This week Edinburgh's city council put on the market the house where Adam Smith spent his last 12 years, from 1778 until 1790. Advertisements in the property sections of local newspapers seek offers in excess of £700,000 ($1.4m) for a 17th-century house of historical interest, but fail to point out its connection with the father of modern economics.
This indifference to one of Scotland's greatest sons in the city where he spent much of his adult life is curious, but consistent. His house, recently a municipal centre for troubled boys, has a small, tarnished bronze plaque recording it as the town house of the Earls of Panmure and the home of Adam Smith. [link]
I'm with Alex Tabarrok when he says that " it would be a disgrace if the house went to anyone but the highest bidder". So this campaign by some concerned individuals (which includes some Edinburgh's economists) to save Smith's house is rather surprising.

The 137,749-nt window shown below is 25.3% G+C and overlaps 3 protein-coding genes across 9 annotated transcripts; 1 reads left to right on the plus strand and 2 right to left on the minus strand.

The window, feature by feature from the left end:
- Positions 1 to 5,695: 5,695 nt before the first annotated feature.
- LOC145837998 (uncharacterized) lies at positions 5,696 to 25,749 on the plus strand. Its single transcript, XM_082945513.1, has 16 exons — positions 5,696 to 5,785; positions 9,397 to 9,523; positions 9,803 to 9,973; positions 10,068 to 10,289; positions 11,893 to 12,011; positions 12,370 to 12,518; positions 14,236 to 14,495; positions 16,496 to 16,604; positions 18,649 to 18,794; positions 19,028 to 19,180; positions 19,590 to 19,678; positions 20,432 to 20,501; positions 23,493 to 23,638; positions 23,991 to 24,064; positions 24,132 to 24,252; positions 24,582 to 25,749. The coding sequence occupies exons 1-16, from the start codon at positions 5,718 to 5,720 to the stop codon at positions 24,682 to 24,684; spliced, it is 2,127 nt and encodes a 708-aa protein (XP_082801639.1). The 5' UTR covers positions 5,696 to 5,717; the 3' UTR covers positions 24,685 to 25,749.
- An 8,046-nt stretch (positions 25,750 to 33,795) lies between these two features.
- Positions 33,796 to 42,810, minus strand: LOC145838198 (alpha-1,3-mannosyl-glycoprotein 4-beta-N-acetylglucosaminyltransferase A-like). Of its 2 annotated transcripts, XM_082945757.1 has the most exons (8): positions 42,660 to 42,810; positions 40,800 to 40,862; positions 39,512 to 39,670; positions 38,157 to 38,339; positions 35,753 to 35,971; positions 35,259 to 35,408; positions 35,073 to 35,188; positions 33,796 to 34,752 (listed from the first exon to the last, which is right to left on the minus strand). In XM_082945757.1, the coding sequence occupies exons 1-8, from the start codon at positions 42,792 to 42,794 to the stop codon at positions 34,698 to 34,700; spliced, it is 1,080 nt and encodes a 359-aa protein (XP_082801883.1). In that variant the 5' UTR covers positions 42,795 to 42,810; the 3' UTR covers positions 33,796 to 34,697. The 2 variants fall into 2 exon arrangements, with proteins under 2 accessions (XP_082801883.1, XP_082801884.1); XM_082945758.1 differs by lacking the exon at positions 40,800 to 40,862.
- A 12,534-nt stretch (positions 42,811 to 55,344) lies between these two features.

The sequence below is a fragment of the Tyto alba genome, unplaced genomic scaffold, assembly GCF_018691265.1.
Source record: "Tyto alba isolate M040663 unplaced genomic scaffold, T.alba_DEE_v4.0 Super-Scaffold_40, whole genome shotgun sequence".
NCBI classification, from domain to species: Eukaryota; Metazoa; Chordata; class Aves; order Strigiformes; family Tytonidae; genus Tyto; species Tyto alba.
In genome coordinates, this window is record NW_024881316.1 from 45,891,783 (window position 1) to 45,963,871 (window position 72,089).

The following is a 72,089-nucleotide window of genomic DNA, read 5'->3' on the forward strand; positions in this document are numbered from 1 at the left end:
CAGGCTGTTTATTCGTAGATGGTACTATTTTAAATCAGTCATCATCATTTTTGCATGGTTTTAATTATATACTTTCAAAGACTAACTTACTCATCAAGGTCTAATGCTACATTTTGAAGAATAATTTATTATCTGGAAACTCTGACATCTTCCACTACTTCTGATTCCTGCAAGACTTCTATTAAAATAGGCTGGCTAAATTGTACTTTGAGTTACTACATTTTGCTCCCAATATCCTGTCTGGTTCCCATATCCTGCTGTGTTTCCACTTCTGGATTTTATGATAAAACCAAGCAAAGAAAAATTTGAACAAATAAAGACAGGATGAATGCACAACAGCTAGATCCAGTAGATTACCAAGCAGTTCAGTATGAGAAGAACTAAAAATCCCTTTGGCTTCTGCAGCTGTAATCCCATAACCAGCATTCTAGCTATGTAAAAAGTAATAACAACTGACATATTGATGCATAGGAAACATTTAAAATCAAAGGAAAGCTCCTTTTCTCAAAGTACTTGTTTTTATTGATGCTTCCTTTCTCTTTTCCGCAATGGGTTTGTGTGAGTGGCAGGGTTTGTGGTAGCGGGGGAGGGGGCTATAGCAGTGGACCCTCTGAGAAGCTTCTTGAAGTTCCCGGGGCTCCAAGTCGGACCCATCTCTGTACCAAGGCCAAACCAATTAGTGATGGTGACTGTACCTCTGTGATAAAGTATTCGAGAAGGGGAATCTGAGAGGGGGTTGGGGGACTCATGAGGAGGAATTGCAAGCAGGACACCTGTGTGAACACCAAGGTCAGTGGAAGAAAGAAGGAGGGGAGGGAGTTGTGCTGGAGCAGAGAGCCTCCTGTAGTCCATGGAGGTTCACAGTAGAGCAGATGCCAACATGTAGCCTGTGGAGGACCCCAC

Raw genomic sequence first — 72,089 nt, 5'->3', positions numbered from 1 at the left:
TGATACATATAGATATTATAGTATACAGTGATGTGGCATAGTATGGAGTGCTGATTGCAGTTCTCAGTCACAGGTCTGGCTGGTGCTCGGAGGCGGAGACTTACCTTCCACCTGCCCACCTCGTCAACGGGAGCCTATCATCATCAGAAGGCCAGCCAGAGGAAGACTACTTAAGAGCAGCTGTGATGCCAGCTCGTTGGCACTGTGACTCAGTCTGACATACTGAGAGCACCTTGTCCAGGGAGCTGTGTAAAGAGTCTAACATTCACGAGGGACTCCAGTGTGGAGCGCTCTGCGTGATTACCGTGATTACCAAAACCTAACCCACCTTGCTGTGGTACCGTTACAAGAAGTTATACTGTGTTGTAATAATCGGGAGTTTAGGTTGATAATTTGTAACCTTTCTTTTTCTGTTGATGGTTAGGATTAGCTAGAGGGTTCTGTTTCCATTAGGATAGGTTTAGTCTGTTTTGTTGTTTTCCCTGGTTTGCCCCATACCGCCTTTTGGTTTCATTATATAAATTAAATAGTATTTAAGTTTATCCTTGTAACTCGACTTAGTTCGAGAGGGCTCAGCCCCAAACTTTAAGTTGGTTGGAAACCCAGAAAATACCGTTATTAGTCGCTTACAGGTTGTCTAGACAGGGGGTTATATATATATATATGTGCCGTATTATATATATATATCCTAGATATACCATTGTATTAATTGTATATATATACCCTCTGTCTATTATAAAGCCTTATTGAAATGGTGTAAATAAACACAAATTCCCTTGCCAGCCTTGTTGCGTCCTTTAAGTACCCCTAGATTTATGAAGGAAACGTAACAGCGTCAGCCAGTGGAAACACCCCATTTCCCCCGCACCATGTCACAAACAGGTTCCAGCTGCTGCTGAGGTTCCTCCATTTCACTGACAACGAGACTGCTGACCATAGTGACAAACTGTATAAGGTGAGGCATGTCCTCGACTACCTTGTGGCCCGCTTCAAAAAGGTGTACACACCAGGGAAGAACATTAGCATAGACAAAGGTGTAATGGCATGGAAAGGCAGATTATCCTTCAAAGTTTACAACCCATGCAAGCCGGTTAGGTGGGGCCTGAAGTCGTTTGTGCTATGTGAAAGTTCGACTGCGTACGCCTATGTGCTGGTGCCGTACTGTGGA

In some ways, it throws light into a key Smithian insight of self-interest, which is often misunderstood to mean "selfishness" or "greed". Self-interest can, at times, be charitable. That's something Randians, who likes to talk about the virtue of selfishness and left-wing critics who likes to talk about, well, nonsense never seems to understand. The Market works on self interest, not necessarily greed or selfishness which are just human traits visible in any system.
and Self-interest, is what is driving these fans of Adam Smith to "Save" their hero's home from a potential demolition. I wish them luck, but I hope they intend on doing this by becoming the highest bidder and not by throwing political weight, which would be a disgrace to Adam Smith.